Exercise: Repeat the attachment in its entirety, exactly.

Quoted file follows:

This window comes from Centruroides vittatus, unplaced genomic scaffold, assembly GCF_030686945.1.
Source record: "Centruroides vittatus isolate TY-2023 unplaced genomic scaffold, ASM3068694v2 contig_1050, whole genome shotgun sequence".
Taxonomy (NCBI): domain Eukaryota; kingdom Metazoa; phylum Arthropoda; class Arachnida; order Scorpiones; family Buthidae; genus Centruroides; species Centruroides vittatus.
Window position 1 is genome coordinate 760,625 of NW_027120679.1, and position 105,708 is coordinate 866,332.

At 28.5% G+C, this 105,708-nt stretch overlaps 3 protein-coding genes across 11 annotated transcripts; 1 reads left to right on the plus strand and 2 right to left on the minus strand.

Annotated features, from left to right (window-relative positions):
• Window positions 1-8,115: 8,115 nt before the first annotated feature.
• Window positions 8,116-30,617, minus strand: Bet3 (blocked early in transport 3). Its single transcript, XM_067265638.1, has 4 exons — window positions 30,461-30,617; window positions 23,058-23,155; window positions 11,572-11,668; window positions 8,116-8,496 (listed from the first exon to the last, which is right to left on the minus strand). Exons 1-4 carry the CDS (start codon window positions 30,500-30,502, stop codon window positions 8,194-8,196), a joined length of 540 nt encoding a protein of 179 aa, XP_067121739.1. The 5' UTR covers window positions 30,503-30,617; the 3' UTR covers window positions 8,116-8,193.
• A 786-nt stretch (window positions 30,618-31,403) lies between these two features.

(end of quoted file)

This window comes from Centruroides vittatus, unplaced genomic scaffold, assembly GCF_030686945.1.
Source record: "Centruroides vittatus isolate TY-2023 unplaced genomic scaffold, ASM3068694v2 contig_1050, whole genome shotgun sequence".
Taxonomy (NCBI): domain Eukaryota; kingdom Metazoa; phylum Arthropoda; class Arachnida; order Scorpiones; family Buthidae; genus Centruroides; species Centruroides vittatus.
Window position 1 is genome coordinate 760,625 of NW_027120679.1, and position 105,708 is coordinate 866,332.

At 28.5% G+C, this 105,708-nt stretch overlaps 3 protein-coding genes across 11 annotated transcripts; 1 reads left to right on the plus strand and 2 right to left on the minus strand.

Annotated features, from left to right (window-relative positions):
• Window positions 1-8,115: 8,115 nt before the first annotated feature.
• Window positions 8,116-30,617, minus strand: Bet3 (blocked early in transport 3). Its single transcript, XM_067265638.1, has 4 exons — window positions 30,461-30,617; window positions 23,058-23,155; window positions 11,572-11,668; window positions 8,116-8,496 (listed from the first exon to the last, which is right to left on the minus strand). Exons 1-4 carry the CDS (start codon window positions 30,500-30,502, stop codon window positions 8,194-8,196), a joined length of 540 nt encoding a protein of 179 aa, XP_067121739.1. The 5' UTR covers window positions 30,503-30,617; the 3' UTR covers window positions 8,116-8,193.
• A 786-nt stretch (window positions 30,618-31,403) lies between these two features.